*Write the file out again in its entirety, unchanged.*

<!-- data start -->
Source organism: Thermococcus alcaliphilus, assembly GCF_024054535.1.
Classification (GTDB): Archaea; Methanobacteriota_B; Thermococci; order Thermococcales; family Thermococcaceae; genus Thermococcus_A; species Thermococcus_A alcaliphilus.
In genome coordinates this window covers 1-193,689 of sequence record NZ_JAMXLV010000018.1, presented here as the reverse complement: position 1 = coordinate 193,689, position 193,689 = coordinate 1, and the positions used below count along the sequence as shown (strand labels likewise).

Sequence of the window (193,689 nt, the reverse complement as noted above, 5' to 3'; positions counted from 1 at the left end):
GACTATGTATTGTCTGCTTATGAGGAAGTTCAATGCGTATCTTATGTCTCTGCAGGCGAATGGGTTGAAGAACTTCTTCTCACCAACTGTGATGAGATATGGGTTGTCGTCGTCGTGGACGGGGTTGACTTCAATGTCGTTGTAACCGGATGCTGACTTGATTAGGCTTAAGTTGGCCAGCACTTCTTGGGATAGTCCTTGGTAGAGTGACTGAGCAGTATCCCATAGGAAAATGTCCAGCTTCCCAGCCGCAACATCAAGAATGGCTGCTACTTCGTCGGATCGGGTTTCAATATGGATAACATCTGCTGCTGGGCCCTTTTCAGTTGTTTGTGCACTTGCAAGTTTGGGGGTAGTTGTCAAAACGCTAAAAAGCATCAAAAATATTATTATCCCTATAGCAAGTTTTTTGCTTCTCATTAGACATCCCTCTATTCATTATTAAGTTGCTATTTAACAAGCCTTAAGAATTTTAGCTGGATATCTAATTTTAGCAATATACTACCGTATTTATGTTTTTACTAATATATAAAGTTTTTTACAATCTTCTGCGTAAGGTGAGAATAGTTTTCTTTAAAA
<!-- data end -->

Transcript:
Source organism: Thermococcus alcaliphilus, assembly GCF_024054535.1.
Classification (GTDB): Archaea; Methanobacteriota_B; Thermococci; order Thermococcales; family Thermococcaceae; genus Thermococcus_A; species Thermococcus_A alcaliphilus.
In genome coordinates this window covers 1-193,689 of sequence record NZ_JAMXLV010000018.1, presented here as the reverse complement: position 1 = coordinate 193,689, position 193,689 = coordinate 1, and the positions used below count along the sequence as shown (strand labels likewise).

Sequence of the window (193,689 nt, the reverse complement as noted above, 5' to 3'; positions counted from 1 at the left end):
GACTATGTATTGTCTGCTTATGAGGAAGTTCAATGCGTATCTTATGTCTCTGCAGGCGAATGGGTTGAAGAACTTCTTCTCACCAACTGTGATGAGATATGGGTTGTCGTCGTCGTGGACGGGGTTGACTTCAATGTCGTTGTAACCGGATGCTGACTTGATTAGGCTTAAGTTGGCCAGCACTTCTTGGGATAGTCCTTGGTAGAGTGACTGAGCAGTATCCCATAGGAAAATGTCCAGCTTCCCAGCCGCAACATCAAGAATGGCTGCTACTTCGTCGGATCGGGTTTCAATATGGATAACATCTGCTGCTGGGCCCTTTTCAGTTGTTTGTGCACTTGCAAGTTTGGGGGTAGTTGTCAAAACGCTAAAAAGCATCAAAAATATTATTATCCCTATAGCAAGTTTTTTGCTTCTCATTAGACATCCCTCTATTCATTATTAAGTTGCTATTTAACAAGCCTTAAGAATTTTAGCTGGATATCTAATTTTAGCAATATACTACCGTATTTATGTTTTTACTAATATATAAAGTTTTTTACAATCTTCTGCGTAAGGTGAGAATAGTTTTCTTTAAAA